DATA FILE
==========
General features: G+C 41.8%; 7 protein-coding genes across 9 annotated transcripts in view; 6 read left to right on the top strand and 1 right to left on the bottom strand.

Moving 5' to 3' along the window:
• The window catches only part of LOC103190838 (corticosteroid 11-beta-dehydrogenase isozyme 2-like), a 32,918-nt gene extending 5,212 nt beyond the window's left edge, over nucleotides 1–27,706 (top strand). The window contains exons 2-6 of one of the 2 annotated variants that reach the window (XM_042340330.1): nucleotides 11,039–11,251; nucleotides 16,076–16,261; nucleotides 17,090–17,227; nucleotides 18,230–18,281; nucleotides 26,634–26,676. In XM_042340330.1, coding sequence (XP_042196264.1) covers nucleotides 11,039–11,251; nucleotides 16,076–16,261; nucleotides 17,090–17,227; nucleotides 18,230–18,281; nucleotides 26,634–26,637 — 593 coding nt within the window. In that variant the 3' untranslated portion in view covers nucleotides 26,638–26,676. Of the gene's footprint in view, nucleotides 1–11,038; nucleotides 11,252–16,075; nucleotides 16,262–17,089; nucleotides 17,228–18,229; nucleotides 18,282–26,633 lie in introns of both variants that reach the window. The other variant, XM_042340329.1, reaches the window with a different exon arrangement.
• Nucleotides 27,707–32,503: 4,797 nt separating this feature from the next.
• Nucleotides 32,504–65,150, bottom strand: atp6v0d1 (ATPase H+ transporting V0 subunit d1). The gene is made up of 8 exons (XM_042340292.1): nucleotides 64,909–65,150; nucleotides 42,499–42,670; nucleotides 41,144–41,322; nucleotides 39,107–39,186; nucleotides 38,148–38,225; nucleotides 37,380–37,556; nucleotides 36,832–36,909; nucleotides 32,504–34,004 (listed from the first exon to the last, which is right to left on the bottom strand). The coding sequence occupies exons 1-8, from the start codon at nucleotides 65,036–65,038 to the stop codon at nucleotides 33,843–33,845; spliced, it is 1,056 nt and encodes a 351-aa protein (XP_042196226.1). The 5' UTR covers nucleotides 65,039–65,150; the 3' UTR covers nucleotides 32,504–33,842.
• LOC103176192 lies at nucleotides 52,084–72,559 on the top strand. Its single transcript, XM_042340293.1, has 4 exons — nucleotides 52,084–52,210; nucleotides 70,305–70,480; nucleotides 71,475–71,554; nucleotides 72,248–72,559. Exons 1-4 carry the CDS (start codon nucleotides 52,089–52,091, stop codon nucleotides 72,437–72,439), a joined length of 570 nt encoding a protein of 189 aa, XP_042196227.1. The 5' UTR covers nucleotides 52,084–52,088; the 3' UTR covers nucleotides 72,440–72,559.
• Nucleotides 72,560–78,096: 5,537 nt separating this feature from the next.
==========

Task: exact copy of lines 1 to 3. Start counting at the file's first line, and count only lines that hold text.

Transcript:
General features: G+C 41.8%; 7 protein-coding genes across 9 annotated transcripts in view; 6 read left to right on the top strand and 1 right to left on the bottom strand.

Moving 5' to 3' along the window:
• The window catches only part of LOC103190838 (corticosteroid 11-beta-dehydrogenase isozyme 2-like), a 32,918-nt gene extending 5,212 nt beyond the window's left edge, over nucleotides 1–27,706 (top strand). The window contains exons 2-6 of one of the 2 annotated variants that reach the window (XM_042340330.1): nucleotides 11,039–11,251; nucleotides 16,076–16,261; nucleotides 17,090–17,227; nucleotides 18,230–18,281; nucleotides 26,634–26,676. In XM_042340330.1, coding sequence (XP_042196264.1) covers nucleotides 11,039–11,251; nucleotides 16,076–16,261; nucleotides 17,090–17,227; nucleotides 18,230–18,281; nucleotides 26,634–26,637 — 593 coding nt within the window. In that variant the 3' untranslated portion in view covers nucleotides 26,638–26,676. Of the gene's footprint in view, nucleotides 1–11,038; nucleotides 11,252–16,075; nucleotides 16,262–17,089; nucleotides 17,228–18,229; nucleotides 18,282–26,633 lie in introns of both variants that reach the window. The other variant, XM_042340329.1, reaches the window with a different exon arrangement.